159. Memorandum of Conversation1
- President Gerald R. Ford
- Dr. Henry A. Kissinger, Secretary of State and Assistant to the President for National Security Affairs
- Lt. General Brent Scowcroft, Deputy Assistant to the President for National Security Affairs
[Omitted here is discussion unrelated to Vietnam.]
President: One quick thing on Vietnam.
Kissinger: We had a WSAG.2 Here is the situation. The cuts last year put them on static defense. You know that the GVN needs mobility and firepower to survive. If we don’t get a supplemental, the WSAG think it will unravel.
President: Let’s ask for one.[Page 599]
Kissinger: And I would mention in the State of the Union that here is a people who agreed to peace on the assumption of our support.3
The only thing North Vietnam knows is massive brutality. There are signals we can give, but all it would cause is a little hell here. B–52’s to Guam or Thailand. The problem in Thailand is elections—I don’t agree. We could put a carrier into the Tonkin.
The Pentagon should stop signalling carrier moves. We could move F–4’s to Clark.
Another problem is that South Vietnam doesn’t have mines. They could mine if things get out of control. But the DOD lawyers oppose it on the basis of Article 7 of the Paris Agreement. That is insane. North Vietnam hasn’t obeyed Article 7 at all. My people want to be able to claim we have obeyed Article 7.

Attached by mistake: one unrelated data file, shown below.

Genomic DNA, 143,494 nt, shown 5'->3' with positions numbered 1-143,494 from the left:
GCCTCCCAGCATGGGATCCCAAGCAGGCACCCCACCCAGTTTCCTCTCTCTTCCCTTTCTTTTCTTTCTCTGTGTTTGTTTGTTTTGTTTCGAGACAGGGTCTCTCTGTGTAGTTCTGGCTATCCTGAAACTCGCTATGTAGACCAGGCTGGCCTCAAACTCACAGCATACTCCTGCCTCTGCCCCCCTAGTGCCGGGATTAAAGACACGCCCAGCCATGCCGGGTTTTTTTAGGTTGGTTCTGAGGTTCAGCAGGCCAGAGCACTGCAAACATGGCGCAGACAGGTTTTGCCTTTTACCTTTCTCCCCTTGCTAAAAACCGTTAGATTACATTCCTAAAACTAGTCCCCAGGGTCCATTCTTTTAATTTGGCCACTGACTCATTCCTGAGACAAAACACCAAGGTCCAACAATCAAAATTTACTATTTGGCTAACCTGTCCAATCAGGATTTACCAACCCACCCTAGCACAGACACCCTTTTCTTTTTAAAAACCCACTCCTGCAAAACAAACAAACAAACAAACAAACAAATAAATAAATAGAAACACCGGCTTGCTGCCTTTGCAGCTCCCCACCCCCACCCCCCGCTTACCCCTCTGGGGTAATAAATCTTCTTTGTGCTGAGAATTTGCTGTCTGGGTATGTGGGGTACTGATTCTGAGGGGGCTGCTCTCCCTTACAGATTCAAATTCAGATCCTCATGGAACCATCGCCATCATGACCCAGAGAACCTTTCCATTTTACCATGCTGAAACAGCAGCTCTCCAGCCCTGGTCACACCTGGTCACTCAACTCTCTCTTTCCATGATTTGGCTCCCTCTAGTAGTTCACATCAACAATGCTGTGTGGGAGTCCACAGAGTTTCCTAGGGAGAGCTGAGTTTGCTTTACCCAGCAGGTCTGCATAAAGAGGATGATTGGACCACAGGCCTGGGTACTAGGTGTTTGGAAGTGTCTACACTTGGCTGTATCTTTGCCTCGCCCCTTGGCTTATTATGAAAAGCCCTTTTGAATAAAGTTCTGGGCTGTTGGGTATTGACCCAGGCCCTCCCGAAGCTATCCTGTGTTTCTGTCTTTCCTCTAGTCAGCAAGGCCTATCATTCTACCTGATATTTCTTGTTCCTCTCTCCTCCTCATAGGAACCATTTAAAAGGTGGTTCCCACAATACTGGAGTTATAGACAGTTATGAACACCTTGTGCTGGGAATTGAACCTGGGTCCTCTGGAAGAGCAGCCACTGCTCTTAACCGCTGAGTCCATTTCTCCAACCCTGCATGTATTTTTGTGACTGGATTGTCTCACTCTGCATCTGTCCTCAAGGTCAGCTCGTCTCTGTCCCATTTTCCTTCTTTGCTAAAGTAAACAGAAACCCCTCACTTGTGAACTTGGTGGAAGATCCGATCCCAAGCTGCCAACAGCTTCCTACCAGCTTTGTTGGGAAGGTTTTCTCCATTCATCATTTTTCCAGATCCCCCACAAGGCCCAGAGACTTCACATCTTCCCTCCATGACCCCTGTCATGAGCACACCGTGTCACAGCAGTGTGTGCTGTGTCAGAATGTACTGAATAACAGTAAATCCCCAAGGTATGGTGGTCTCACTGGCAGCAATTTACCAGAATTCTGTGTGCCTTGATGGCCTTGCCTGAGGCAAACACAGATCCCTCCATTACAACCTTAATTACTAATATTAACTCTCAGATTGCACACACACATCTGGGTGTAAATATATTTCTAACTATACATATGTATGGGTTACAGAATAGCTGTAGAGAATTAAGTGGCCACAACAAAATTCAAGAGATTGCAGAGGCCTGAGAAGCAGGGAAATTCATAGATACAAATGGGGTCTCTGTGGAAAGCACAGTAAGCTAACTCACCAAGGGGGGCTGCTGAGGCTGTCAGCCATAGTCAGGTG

President: I think we should do it.
Kissinger: One other thing. State wants a contingency paper in case we don’t get the Supplemental, and we will face negotiations. But negotiations are useful only if there is a real military stalemate. [He described the “Ducky” example.]4 They are the toughest in the world to deal with.
- Source: Ford Library, National Security Adviser, Memoranda of Conversations, Box 8, 1/8/1975. Secret; Nodis. The meeting was held in the Oval Office. All brackets, except those describing omitted material, are in the original.↩
- See Document 156.↩
- The President delivered his State of the Union address to Congress on January 15. He did not specifically mention Vietnam or Indochina. See Public Papers of the Presidents of the United States: Gerald R. Ford, 1975, Book I, pp. 36–46.↩
- Not further identified. The reference is to Le Duc Tho.↩